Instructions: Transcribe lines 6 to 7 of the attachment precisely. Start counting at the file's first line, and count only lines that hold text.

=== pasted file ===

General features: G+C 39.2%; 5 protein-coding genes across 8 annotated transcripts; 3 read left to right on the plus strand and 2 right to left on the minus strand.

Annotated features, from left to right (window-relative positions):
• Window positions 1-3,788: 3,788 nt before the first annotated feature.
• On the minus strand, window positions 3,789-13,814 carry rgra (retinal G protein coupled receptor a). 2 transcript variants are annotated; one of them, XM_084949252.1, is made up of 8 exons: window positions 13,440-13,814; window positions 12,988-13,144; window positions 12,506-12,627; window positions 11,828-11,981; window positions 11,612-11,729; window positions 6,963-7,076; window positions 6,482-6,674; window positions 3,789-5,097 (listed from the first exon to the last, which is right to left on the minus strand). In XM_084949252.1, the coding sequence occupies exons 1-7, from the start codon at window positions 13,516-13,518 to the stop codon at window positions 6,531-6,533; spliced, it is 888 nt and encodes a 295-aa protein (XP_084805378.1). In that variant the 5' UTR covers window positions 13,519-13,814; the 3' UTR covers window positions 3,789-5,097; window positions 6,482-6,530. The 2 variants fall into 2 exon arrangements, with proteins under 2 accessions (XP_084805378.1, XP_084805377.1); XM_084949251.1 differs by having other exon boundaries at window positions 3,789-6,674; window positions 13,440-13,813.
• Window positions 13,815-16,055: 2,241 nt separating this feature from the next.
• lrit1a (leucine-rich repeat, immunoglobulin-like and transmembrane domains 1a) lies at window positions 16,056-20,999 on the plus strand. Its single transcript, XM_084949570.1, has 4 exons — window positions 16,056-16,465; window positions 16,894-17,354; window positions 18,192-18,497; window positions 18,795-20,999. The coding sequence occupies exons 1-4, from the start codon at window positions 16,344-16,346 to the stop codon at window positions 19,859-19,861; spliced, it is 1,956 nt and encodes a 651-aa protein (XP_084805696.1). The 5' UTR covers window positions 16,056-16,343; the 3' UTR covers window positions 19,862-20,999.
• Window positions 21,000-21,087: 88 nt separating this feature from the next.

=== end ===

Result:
• lrit1a (leucine-rich repeat, immunoglobulin-like and transmembrane domains 1a) lies at window positions 16,056-20,999 on the plus strand. Its single transcript, XM_084949570.1, has 4 exons — window positions 16,056-16,465; window positions 16,894-17,354; window positions 18,192-18,497; window positions 18,795-20,999. The coding sequence occupies exons 1-4, from the start codon at window positions 16,344-16,346 to the stop codon at window positions 19,859-19,861; spliced, it is 1,956 nt and encodes a 651-aa protein (XP_084805696.1). The 5' UTR covers window positions 16,056-16,343; the 3' UTR covers window positions 19,862-20,999.
• Window positions 21,000-21,087: 88 nt separating this feature from the next.